CHAPTER 6: Continuous Uniform Distribution: 6.1. Definition: The density function of the continuous random variable X on the interval [A, B] is. Some Continuous Probability Distributions CHAPTER 6: Continuous Uniform Distribution: 6. Definition: The density function of the continuous random variable X on the interval [A, B] is B A A x B f(x; A,

More information

Definition of Random Variable A random variable is a function from a sample space S into the real numbers.

Definition of Random Variable A random variable is a function from a sample space S into the real numbers. .4 Random Variable Motivation example In an opinion poll, we might decide to ask 50 people whether they agree or disagree with a certain issue. If we record a for agree and 0 for disagree, the sample space

More information

Taylor Polynomials and Taylor Series Math 126

Taylor Polynomials and Taylor Series Math 126 Taylor Polynomials and Taylor Series Math 26 In many problems in science and engineering we have a function f(x) which is too complicated to answer the questions we d like to ask. In this chapter, we will

More information

Tangent and normal lines to conics

Tangent and normal lines to conics 4.B. Tangent and normal lines to conics Apollonius work on conics includes a study of tangent and normal lines to these curves. The purpose of this document is to relate his approaches to the modern viewpoints

More information

Review for Calculus Rational Functions, Logarithms & Exponentials

Review for Calculus Rational Functions, Logarithms & Exponentials Definition and Domain of Rational Functions A rational function is defined as the quotient of two polynomial functions. F(x) = P(x) / Q(x) The domain of F is the set of all real numbers except those for

More information

HOMEWORK 5 SOLUTIONS. n!f n (1) lim. ln x n! + xn x. 1 = G n 1 (x). (2) k + 1 n. (n 1)!

HOMEWORK 5 SOLUTIONS. n!f n (1) lim. ln x n! + xn x. 1 = G n 1 (x). (2) k + 1 n. (n 1)! Math 7 Fall 205 HOMEWORK 5 SOLUTIONS Problem. 2008 B2 Let F 0 x = ln x. For n 0 and x > 0, let F n+ x = 0 F ntdt. Evaluate n!f n lim n ln n. By directly computing F n x for small n s, we obtain the following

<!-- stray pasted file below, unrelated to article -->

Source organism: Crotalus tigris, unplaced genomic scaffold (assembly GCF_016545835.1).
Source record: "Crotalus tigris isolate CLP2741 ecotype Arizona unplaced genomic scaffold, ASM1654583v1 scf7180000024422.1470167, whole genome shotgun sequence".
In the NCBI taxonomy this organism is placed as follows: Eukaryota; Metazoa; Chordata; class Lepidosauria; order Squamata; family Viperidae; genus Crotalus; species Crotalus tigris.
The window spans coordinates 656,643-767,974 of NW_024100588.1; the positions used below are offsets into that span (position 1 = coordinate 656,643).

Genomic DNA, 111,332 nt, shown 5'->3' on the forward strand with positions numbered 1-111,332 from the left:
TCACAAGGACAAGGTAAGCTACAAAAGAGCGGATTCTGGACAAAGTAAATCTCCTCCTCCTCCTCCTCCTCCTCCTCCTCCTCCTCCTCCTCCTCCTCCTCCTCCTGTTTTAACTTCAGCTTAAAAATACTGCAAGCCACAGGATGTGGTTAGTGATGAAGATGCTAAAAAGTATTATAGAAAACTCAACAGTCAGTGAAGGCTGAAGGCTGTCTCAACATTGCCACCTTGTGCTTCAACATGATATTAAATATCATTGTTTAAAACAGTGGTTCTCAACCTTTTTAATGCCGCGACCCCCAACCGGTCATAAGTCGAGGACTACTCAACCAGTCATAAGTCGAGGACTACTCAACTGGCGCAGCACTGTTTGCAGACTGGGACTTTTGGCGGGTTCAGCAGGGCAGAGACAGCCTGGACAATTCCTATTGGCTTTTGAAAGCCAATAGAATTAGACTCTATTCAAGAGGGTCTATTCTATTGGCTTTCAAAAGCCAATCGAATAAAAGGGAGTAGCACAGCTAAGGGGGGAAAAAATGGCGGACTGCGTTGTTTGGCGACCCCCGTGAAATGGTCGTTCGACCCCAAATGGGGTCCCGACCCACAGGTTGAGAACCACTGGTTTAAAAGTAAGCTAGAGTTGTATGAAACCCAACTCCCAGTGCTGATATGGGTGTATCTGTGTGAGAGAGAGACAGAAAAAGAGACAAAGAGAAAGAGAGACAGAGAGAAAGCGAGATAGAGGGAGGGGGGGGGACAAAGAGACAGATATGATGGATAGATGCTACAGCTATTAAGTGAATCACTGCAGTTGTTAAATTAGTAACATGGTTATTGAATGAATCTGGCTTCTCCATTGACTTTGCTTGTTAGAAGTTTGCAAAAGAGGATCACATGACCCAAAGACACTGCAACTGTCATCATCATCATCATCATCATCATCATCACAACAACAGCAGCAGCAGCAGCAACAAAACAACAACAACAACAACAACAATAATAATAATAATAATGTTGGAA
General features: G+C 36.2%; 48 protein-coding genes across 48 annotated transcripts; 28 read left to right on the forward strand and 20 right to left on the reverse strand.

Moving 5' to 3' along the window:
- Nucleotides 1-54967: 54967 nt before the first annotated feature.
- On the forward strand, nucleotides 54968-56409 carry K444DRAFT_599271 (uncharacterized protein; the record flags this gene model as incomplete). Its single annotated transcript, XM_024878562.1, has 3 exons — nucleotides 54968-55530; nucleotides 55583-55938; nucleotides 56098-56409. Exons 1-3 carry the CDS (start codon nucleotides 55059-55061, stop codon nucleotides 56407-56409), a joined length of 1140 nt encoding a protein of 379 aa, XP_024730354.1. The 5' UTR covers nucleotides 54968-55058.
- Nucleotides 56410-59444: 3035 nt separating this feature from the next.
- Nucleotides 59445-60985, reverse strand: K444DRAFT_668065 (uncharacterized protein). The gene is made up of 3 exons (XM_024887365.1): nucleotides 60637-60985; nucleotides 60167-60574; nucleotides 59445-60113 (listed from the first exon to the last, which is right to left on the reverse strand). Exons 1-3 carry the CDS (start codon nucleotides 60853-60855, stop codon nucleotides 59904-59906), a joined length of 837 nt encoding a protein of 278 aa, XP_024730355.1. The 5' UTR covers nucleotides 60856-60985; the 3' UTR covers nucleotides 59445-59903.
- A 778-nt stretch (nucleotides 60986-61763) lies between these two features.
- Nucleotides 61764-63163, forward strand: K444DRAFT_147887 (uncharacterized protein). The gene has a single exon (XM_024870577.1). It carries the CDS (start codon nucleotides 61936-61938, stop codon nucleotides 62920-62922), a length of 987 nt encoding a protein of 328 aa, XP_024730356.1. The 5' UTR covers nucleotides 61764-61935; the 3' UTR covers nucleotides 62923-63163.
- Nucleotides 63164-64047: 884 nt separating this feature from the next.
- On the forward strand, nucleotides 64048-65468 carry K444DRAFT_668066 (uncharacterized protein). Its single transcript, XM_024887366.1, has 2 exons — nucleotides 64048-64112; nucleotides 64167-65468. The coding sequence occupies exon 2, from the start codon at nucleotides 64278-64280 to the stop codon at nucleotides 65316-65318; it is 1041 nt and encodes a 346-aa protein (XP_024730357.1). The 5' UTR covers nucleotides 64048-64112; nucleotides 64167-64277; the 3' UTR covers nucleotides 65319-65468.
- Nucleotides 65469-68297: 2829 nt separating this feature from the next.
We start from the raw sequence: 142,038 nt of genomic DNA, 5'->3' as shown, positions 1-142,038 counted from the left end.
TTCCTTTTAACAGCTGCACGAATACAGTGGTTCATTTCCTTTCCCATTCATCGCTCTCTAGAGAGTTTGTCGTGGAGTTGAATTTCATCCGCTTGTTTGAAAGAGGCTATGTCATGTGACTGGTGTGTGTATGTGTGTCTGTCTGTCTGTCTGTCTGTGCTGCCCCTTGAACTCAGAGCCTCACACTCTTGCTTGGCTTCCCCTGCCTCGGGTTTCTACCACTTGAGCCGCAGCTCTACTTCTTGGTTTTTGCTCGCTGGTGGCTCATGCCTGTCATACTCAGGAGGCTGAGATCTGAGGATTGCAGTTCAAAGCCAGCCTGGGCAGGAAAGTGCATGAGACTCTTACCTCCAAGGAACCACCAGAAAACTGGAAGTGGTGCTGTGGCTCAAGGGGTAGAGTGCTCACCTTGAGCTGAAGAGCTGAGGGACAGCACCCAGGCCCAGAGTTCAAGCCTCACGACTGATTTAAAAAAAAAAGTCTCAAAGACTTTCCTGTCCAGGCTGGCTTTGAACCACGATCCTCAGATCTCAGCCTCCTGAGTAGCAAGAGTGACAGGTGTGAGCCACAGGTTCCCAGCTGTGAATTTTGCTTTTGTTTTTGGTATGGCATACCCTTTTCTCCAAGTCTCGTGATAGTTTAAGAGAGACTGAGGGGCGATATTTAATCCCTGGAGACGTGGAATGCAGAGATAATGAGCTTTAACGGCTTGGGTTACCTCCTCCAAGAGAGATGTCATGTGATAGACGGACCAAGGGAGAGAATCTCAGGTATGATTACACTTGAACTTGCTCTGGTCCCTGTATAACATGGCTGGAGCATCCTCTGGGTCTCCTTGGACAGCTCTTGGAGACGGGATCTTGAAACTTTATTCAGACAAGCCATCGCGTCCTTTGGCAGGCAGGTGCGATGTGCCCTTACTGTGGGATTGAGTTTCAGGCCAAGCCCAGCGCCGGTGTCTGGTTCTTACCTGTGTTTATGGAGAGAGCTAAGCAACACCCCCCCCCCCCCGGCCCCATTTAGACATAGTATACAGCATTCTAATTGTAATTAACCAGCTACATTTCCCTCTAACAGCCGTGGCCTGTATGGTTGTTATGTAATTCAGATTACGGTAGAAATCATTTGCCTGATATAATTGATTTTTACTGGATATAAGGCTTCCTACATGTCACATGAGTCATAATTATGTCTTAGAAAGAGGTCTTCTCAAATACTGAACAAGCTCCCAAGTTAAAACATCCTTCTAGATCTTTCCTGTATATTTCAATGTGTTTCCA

More information

Lecture VI. Review of even and odd functions Definition 1 A function f(x) is called an even function if. f( x) = f(x)

Lecture VI. Review of even and odd functions Definition 1 A function f(x) is called an even function if. f( x) = f(x) ecture VI Abstract Before learning to solve partial differential equations, it is necessary to know how to approximate arbitrary functions by infinite series, using special families of functions This process

More information

Jointly Distributed Random Variables

Jointly Distributed Random Variables Jointly Distributed Random Variables COMP 245 STATISTICS Dr N A Heard Contents 1 Jointly Distributed Random Variables 1 1.1 Definition......................................... 1 1.2 Joint cdfs..........................................

More information

INTERMEDIATE MICROECONOMICS MATH REVIEW

INTERMEDIATE MICROECONOMICS MATH REVIEW INTERMEDIATE MICROECONOMICS MATH REVIEW August 31, 2008 OUTLINE 1. Functions Definition Inverse functions Convex and Concave functions 2. Derivative of Functions of One variable Definition Rules for finding